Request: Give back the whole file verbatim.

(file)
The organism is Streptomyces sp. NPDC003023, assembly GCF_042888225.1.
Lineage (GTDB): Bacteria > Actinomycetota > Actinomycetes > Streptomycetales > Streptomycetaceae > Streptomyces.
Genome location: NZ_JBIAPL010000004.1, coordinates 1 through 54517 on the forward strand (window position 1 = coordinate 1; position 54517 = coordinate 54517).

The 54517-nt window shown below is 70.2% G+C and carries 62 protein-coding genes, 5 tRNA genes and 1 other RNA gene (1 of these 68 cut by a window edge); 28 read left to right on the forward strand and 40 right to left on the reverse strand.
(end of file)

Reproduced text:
The organism is Streptomyces sp. NPDC003023, assembly GCF_042888225.1.
Lineage (GTDB): Bacteria > Actinomycetota > Actinomycetes > Streptomycetales > Streptomycetaceae > Streptomyces.
Genome location: NZ_JBIAPL010000004.1, coordinates 1 through 54517 on the forward strand (window position 1 = coordinate 1; position 54517 = coordinate 54517).

The 54517-nt window shown below is 70.2% G+C and carries 62 protein-coding genes, 5 tRNA genes and 1 other RNA gene (1 of these 68 cut by a window edge); 28 read left to right on the forward strand and 40 right to left on the reverse strand.